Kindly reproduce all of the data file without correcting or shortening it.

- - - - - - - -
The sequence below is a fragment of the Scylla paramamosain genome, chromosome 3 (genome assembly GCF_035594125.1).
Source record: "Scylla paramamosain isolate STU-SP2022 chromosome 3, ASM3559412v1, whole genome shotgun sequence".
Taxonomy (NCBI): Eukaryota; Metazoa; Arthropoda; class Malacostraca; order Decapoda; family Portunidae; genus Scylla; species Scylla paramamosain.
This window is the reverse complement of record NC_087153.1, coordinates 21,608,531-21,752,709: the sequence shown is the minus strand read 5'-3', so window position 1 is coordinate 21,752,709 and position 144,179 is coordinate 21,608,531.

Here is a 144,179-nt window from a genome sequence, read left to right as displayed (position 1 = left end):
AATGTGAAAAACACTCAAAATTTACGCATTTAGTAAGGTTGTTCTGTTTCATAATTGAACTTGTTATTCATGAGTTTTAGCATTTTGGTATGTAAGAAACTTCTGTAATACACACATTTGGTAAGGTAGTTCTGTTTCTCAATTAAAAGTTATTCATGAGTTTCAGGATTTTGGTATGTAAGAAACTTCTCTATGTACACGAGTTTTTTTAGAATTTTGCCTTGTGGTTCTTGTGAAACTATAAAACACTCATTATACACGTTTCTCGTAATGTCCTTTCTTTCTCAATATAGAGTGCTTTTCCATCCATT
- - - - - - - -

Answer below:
The sequence below is a fragment of the Scylla paramamosain genome, chromosome 3 (genome assembly GCF_035594125.1).
Source record: "Scylla paramamosain isolate STU-SP2022 chromosome 3, ASM3559412v1, whole genome shotgun sequence".
Taxonomy (NCBI): Eukaryota; Metazoa; Arthropoda; class Malacostraca; order Decapoda; family Portunidae; genus Scylla; species Scylla paramamosain.
This window is the reverse complement of record NC_087153.1, coordinates 21,608,531-21,752,709: the sequence shown is the minus strand read 5'-3', so window position 1 is coordinate 21,752,709 and position 144,179 is coordinate 21,608,531.

Here is a 144,179-nt window from a genome sequence, read left to right as displayed (position 1 = left end):
AATGTGAAAAACACTCAAAATTTACGCATTTAGTAAGGTTGTTCTGTTTCATAATTGAACTTGTTATTCATGAGTTTTAGCATTTTGGTATGTAAGAAACTTCTGTAATACACACATTTGGTAAGGTAGTTCTGTTTCTCAATTAAAAGTTATTCATGAGTTTCAGGATTTTGGTATGTAAGAAACTTCTCTATGTACACGAGTTTTTTTAGAATTTTGCCTTGTGGTTCTTGTGAAACTATAAAACACTCATTATACACGTTTCTCGTAATGTCCTTTCTTTCTCAATATAGAGTGCTTTTCCATCCATT